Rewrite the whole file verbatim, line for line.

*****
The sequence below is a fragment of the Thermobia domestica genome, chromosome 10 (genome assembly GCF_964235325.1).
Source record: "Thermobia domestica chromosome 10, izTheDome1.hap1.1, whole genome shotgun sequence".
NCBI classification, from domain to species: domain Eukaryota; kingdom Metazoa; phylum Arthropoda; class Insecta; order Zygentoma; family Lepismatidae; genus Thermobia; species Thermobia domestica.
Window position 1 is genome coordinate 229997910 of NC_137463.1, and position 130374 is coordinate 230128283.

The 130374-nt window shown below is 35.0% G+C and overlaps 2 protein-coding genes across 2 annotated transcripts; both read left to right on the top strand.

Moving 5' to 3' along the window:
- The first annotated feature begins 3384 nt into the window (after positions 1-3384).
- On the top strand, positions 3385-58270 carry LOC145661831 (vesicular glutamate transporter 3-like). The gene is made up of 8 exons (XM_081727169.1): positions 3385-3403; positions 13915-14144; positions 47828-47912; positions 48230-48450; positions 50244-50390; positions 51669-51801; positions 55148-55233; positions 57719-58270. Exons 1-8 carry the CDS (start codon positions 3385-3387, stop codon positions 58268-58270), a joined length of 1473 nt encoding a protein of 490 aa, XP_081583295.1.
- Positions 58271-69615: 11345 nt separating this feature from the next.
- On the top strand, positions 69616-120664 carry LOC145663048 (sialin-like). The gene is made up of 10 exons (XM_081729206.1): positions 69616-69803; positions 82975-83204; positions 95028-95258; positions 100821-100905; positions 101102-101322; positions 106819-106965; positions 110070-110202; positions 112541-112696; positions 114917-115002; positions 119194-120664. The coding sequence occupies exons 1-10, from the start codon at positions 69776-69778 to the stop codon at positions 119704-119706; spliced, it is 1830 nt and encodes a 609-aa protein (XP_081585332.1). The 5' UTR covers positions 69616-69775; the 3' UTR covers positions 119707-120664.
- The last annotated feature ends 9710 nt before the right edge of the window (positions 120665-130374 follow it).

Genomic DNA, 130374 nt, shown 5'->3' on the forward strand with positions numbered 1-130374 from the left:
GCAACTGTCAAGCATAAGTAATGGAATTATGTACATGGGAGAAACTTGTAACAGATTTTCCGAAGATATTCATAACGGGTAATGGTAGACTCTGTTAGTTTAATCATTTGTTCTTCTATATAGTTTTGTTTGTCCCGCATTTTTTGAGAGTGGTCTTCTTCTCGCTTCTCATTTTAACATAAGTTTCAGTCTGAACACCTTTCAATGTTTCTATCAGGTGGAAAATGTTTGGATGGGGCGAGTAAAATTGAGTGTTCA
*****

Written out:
The sequence below is a fragment of the Thermobia domestica genome, chromosome 10 (genome assembly GCF_964235325.1).
Source record: "Thermobia domestica chromosome 10, izTheDome1.hap1.1, whole genome shotgun sequence".
NCBI classification, from domain to species: domain Eukaryota; kingdom Metazoa; phylum Arthropoda; class Insecta; order Zygentoma; family Lepismatidae; genus Thermobia; species Thermobia domestica.
Window position 1 is genome coordinate 229997910 of NC_137463.1, and position 130374 is coordinate 230128283.

The 130374-nt window shown below is 35.0% G+C and overlaps 2 protein-coding genes across 2 annotated transcripts; both read left to right on the top strand.

Moving 5' to 3' along the window:
- The first annotated feature begins 3384 nt into the window (after positions 1-3384).
- On the top strand, positions 3385-58270 carry LOC145661831 (vesicular glutamate transporter 3-like). The gene is made up of 8 exons (XM_081727169.1): positions 3385-3403; positions 13915-14144; positions 47828-47912; positions 48230-48450; positions 50244-50390; positions 51669-51801; positions 55148-55233; positions 57719-58270. Exons 1-8 carry the CDS (start codon positions 3385-3387, stop codon positions 58268-58270), a joined length of 1473 nt encoding a protein of 490 aa, XP_081583295.1.
- Positions 58271-69615: 11345 nt separating this feature from the next.
- On the top strand, positions 69616-120664 carry LOC145663048 (sialin-like). The gene is made up of 10 exons (XM_081729206.1): positions 69616-69803; positions 82975-83204; positions 95028-95258; positions 100821-100905; positions 101102-101322; positions 106819-106965; positions 110070-110202; positions 112541-112696; positions 114917-115002; positions 119194-120664. The coding sequence occupies exons 1-10, from the start codon at positions 69776-69778 to the stop codon at positions 119704-119706; spliced, it is 1830 nt and encodes a 609-aa protein (XP_081585332.1). The 5' UTR covers positions 69616-69775; the 3' UTR covers positions 119707-120664.
- The last annotated feature ends 9710 nt before the right edge of the window (positions 120665-130374 follow it).

Genomic DNA, 130374 nt, shown 5'->3' on the forward strand with positions numbered 1-130374 from the left:
GCAACTGTCAAGCATAAGTAATGGAATTATGTACATGGGAGAAACTTGTAACAGATTTTCCGAAGATATTCATAACGGGTAATGGTAGACTCTGTTAGTTTAATCATTTGTTCTTCTATATAGTTTTGTTTGTCCCGCATTTTTTGAGAGTGGTCTTCTTCTCGCTTCTCATTTTAACATAAGTTTCAGTCTGAACACCTTTCAATGTTTCTATCAGGTGGAAAATGTTTGGATGGGGCGAGTAAAATTGAGTGTTCA